But as we all know, the American court system, and lobbying action by big business in the legislative process has drastically changed copyright law since 1970. The “Limited Times” is now equivalent to anywhere between 95 and 150 years before a copyrighted work becomes public domain. In addition, works that were previously in the public domain were, in some opinions criminally, removed from the public domain by greedy people incorrectly claiming ownership.
The biggest loser in all of this is the Public. As works are removed from the public domain, the art and knowledge contained in these creations is kept from the public, preventing it’s dissemination and absorption for the betterment of society. Furthermore, derivative works based on these creations are targeted as “infringement”, denying the public it’s right to fair use. In the end, society loses as it’s creative drive is hampered through criminalization of the creative process.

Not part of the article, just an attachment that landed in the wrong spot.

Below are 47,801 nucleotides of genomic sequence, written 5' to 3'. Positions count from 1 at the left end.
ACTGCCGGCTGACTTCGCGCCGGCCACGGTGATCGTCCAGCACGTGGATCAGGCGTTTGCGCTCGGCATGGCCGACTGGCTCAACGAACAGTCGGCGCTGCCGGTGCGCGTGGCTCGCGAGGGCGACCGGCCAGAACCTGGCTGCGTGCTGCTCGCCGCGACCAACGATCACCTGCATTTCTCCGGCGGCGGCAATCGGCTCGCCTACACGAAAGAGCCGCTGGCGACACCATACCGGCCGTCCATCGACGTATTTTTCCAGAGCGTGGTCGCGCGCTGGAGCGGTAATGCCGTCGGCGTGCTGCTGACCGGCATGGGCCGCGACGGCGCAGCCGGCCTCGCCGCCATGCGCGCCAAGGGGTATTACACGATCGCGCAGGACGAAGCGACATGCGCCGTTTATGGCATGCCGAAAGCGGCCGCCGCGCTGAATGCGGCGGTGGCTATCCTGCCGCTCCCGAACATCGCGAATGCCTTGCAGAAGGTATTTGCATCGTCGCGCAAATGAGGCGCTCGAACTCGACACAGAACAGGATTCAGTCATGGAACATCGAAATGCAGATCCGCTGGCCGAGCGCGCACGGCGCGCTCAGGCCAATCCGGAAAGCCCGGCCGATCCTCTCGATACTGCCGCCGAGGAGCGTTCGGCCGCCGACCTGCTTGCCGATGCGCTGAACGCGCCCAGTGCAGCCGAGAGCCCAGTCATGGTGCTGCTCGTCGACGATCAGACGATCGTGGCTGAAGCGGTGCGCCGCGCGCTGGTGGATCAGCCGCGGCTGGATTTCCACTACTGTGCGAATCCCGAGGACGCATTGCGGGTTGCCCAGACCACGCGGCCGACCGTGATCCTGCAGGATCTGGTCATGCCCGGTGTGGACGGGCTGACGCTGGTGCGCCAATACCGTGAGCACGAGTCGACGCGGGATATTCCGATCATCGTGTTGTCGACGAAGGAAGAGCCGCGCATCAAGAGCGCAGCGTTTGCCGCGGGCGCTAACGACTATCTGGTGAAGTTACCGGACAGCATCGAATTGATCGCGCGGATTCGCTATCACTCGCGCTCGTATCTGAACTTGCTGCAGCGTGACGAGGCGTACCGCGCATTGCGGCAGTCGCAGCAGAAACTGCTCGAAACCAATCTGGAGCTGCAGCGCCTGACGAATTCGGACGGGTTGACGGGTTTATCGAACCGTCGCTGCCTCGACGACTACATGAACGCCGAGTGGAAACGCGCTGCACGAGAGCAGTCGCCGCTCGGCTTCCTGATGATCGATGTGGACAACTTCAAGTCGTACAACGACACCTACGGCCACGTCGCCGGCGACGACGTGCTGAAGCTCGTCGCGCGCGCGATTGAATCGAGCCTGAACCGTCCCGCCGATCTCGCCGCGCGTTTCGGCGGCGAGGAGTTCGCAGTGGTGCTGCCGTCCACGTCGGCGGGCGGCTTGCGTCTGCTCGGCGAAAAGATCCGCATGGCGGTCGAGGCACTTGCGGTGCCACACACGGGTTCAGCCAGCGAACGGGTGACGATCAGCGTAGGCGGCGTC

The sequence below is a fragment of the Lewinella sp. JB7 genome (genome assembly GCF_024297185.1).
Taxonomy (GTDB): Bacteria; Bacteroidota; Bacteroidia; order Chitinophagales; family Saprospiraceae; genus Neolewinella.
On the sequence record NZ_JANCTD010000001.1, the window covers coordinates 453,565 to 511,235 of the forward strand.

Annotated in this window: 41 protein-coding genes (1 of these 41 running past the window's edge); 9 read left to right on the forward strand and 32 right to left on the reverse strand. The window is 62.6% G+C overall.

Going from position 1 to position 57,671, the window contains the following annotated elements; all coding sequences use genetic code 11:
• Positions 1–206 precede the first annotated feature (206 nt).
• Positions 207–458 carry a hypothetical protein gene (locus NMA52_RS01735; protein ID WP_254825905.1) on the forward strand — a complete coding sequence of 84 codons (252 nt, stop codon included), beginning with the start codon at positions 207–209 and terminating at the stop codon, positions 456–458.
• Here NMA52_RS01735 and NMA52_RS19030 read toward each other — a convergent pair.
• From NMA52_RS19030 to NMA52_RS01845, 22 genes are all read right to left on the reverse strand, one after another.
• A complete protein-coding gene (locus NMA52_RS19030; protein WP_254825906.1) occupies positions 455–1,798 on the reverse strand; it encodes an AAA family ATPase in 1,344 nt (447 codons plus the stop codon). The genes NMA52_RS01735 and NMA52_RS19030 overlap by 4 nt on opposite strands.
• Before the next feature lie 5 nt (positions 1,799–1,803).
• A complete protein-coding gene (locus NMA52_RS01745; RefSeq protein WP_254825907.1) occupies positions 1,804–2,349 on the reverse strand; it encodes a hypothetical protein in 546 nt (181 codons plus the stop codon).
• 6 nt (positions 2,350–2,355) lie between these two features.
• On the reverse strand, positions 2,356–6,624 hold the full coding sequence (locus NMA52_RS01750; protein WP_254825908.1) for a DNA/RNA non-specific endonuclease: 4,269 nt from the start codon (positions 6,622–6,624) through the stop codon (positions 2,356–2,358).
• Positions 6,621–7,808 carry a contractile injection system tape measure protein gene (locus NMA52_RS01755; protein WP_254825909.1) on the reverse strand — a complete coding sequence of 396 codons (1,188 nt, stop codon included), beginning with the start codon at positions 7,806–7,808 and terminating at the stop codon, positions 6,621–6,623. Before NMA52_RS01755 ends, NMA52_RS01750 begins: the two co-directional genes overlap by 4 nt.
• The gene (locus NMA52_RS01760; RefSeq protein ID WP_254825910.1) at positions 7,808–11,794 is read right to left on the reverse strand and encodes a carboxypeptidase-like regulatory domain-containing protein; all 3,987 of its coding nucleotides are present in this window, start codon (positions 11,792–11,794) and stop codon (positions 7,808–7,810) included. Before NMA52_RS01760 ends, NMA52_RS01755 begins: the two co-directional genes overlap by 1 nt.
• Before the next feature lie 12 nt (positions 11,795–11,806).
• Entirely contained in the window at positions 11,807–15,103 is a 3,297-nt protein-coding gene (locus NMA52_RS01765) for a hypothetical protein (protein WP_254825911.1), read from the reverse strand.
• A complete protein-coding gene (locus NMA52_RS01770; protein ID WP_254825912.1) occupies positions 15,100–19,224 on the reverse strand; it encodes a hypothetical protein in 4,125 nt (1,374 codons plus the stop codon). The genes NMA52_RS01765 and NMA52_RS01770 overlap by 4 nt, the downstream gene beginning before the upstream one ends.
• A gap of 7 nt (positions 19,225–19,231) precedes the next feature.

So, after all that, what does this have to do with Jinrui? Mediator has a friend named Y. Y is supposed to be working a project to assemble and store the current wealth of human knowledge for future generations. But while exploring a mansion, comes across copy and printing machines, and trove of digital media. And what is on this digital media? a treasure trove of Yaoi manga. Y becomes so infatuated with it, that uses the printing and copying machines to not only print what is on the media, but to create new works. They freely hand these works out, distributing them as far as the trucks will take them. The manzine era has arrived!
But the unthinkable happens! As the manga gets more and more popular, the readers begin to create their own derivative works, in direct competition to Y. She can’t believe it! She believes that what she thought was her “intellectual property” is being infringed upon by others. What Y fails to realize is that her work has inspired derivative works. The derivative works, while following the same format of the original, contain new characters story. While what makes her specific story unique is copyrighted, the generic format of the story, and the concept of man-love is not protected. What is she to do?